The unique feature of the book, which is based on Shaw’s doctoral dissertation, is that it examines public representations of the two degrees limit in the United Kingdom. Analyzing news media and interviews conducted with climate scientists, policy makers, and activists, Shaw is able to reconstruct how the concept of a single, global measure of dangerous climate change became established within the climate debate in the United Kingdom, and how it has been legitimated and sustained within the British public sphere.
Although Shaw’s critical analysis of British media and policy discourses does not offer especially fresh insights, it is fascinating to read how scientists, policy makers, and activists deal with the underlying complexities of the two degrees limit. Shaw sees a “not in front of the children” approach at work here. Policy wonks usually know quite well that there cannot be a single threshold to dangerous climate change. Some even know that two degrees is based on a set of uncertain assumptions, a rather contingent choice not very well founded in climate science. Yet in public, they all defend the established concept, since it is such a powerful instrument for climate policy formulation, or, as a campaigner puts it: “Uncertainty is really not a big help in the political domain and public communication.”
Shaw’s critical examination of the now-established concept of setting a limit for dangerous climate change comes at the right time—or maybe a bit too early. Unfortunately, the book does not reflect on the outcome of the Paris climate summit (COP21) in December 2015, which brought about a new target formula: the intention of “holding the increase in the global average temperature to well below 2°C above pre-industrial levels and to pursue efforts to limit the temperature increase to 1.5°C above pre-industrial levels, recognizing that this would significantly reduce the risks and impacts of climate change.” The UNFCCC even demanded that the Intergovernmental Panel on Climate Change (IPCC) write a special report on 1.5°C by 2018, although the new “pledge and review” approach that is at the heart of the Paris Agreement commits signatories to an aggregate emissions level in 2030 that would probably lead to a 3° to 3.5°C temperature increase by 2100.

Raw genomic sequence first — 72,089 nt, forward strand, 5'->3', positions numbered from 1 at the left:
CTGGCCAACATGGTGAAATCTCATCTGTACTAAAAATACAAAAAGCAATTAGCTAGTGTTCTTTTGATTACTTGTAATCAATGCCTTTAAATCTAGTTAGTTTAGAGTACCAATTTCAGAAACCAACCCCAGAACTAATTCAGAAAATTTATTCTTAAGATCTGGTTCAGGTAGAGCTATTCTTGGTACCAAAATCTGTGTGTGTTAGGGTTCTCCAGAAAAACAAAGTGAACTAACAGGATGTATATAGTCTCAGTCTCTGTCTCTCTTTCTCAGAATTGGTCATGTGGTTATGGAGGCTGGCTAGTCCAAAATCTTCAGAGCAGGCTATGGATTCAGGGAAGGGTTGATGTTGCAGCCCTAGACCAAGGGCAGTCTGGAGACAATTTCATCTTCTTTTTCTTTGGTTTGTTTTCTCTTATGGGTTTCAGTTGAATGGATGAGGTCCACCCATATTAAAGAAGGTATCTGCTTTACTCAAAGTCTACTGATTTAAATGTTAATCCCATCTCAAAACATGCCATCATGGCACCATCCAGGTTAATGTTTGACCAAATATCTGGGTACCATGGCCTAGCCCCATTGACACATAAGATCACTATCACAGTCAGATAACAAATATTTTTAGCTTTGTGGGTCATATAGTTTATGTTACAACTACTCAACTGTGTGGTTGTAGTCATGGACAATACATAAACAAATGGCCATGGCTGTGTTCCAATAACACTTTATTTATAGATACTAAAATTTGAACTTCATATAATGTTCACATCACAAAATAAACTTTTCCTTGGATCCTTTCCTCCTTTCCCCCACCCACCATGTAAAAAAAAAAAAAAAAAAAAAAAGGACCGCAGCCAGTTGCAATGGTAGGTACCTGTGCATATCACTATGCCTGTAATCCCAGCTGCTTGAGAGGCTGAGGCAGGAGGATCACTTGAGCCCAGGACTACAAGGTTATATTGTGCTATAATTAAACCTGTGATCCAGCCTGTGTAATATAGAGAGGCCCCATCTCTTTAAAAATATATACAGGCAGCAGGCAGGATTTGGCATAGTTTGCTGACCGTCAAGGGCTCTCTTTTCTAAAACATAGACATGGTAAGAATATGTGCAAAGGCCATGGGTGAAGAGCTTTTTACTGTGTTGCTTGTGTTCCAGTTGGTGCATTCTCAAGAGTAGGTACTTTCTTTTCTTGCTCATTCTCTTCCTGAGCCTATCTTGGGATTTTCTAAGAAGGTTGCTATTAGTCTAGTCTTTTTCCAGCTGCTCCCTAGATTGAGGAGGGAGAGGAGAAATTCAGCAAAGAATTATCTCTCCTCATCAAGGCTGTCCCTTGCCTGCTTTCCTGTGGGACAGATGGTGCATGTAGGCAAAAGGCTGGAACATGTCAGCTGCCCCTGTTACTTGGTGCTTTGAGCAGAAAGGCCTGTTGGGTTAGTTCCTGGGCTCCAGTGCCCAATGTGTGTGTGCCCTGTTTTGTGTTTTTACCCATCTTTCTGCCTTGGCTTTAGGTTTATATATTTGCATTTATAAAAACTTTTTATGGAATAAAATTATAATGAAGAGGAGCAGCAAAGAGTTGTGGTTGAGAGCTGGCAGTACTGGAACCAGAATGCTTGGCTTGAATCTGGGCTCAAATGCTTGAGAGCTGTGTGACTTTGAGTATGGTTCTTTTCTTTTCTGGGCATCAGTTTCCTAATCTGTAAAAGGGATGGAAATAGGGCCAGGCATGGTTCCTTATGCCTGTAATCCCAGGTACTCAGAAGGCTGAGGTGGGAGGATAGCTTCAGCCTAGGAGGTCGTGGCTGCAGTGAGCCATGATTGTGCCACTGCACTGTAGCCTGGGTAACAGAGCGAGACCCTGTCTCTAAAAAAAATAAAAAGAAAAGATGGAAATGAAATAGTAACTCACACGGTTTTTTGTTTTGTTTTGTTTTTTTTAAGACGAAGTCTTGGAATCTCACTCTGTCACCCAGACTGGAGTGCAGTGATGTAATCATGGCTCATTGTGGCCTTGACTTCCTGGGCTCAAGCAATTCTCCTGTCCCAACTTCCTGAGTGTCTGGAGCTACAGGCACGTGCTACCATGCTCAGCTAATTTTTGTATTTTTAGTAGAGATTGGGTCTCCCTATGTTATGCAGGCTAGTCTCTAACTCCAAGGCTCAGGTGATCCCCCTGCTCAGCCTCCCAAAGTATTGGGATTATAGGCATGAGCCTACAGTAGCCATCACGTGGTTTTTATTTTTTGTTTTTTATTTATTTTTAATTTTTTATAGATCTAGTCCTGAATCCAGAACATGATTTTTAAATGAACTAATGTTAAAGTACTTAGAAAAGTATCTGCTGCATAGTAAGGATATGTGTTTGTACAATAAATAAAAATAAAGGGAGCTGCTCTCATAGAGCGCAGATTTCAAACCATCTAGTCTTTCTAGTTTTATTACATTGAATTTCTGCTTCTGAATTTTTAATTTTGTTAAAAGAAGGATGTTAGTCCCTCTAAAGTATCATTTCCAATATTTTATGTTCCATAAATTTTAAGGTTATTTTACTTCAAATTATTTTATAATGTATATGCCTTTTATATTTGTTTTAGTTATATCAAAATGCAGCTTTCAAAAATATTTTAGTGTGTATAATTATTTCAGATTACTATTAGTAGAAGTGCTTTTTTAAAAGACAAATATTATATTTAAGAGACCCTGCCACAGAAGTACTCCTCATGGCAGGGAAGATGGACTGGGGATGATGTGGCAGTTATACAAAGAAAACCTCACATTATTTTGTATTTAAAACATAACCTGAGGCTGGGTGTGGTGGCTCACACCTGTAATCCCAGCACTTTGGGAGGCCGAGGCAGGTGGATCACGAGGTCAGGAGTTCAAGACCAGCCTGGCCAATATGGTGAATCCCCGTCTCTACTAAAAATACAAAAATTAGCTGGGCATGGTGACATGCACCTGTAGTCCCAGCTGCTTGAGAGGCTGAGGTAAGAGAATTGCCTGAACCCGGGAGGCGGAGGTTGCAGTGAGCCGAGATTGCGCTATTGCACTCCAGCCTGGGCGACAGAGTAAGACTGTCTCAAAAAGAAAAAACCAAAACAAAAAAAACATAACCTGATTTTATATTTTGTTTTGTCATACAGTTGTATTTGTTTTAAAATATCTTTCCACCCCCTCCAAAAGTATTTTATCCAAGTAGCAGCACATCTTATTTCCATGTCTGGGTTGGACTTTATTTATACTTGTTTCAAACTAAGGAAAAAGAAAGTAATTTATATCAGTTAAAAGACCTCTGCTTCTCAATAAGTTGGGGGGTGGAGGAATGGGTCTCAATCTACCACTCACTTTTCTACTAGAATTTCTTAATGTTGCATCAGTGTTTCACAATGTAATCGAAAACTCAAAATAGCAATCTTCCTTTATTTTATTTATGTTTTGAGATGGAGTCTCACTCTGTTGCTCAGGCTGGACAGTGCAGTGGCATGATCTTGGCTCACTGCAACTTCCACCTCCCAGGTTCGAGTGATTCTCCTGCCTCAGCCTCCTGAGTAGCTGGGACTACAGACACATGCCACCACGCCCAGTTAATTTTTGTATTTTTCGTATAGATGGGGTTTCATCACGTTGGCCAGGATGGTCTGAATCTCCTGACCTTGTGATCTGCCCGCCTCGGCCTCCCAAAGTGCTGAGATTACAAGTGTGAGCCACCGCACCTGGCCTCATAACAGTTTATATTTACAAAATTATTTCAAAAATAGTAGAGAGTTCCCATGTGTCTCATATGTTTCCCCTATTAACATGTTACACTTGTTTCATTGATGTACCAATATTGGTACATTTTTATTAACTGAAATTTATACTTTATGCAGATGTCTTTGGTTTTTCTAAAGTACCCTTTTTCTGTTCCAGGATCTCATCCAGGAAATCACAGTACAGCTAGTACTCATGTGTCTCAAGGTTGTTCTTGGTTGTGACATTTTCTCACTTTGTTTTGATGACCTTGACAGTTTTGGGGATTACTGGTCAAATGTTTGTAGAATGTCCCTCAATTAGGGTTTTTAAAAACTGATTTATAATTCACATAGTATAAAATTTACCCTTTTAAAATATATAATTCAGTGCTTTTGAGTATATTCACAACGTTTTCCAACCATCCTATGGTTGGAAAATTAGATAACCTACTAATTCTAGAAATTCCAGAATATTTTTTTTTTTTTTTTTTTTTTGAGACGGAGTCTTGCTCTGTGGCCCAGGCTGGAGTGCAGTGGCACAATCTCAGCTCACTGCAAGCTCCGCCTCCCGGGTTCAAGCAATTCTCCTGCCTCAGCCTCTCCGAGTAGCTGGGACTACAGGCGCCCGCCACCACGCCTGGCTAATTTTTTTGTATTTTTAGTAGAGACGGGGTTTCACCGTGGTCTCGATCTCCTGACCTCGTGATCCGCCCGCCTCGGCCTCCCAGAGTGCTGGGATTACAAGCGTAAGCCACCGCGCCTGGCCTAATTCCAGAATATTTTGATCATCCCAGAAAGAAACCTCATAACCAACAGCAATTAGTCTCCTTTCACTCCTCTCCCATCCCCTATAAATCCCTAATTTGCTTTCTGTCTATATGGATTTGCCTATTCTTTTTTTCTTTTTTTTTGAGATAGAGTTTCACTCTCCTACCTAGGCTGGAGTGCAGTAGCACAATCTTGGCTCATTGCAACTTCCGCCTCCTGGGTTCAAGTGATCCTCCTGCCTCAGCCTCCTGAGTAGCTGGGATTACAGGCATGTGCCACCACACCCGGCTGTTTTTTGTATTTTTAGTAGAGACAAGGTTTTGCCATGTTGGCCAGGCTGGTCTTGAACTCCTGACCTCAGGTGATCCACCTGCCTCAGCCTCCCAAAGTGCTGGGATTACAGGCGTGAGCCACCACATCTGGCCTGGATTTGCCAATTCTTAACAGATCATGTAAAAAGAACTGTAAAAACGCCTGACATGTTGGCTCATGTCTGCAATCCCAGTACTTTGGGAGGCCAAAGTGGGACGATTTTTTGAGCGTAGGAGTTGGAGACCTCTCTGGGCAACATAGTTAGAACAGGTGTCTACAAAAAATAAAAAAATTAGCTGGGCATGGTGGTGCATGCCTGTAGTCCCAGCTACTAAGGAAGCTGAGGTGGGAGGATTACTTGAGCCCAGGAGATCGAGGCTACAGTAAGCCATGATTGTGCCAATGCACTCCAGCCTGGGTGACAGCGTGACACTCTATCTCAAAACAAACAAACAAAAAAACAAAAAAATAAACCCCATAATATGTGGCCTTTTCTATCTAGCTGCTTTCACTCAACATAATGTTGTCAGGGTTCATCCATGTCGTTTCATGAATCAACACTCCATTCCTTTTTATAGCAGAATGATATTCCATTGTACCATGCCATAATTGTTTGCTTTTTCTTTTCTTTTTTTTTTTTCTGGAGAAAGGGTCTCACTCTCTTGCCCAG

So what might Shaw make of 1.5°C? Although not the consensus-anchoring device of two degrees, this lower target has been part of UN negotiations since the Copenhagen summit (COP15) in 2009. Shaw’s book mentions it occasionally, mainly to show that there have been alternatives to 2°C under discussion that aimed to lower the acceptable level of climate risk, particularly for the most vulnerable countries. But since a 1.5°C limit for dangerous climate change shares many features with the two degrees limit, Shaw’s approach contains a healthy wariness toward a mere change of the target’s level if the process of arriving at that result remains unchanged. Or, as he puts it: “The question is not just what, if anything, should replace the idea of a two degrees limit, but who should decide what, if anything, replaces it.”
The Two Degrees Dangerous Limit for Climate Change is a valuable contribution to the critical debate about global climate targets, which has entered a new phase after the Paris Agreement. We can hope that the 1.5°C decision, the commissioning of a new IPCC special report on 1.5°C, and the obvious inconsistency between talk, decisions, and action in UN climate policy making will motivate a more fundamental debate on the use and abuse of targets in climate policy. So far, the setting of long-term global climate stabilization targets has not been a prerequisite but rather a substitute for appropriate action.
Oliver Geden (firstname.lastname@example.org) is head of the European Union Research Division at the German Institute for International and Security Affairs (SWP) in Berlin.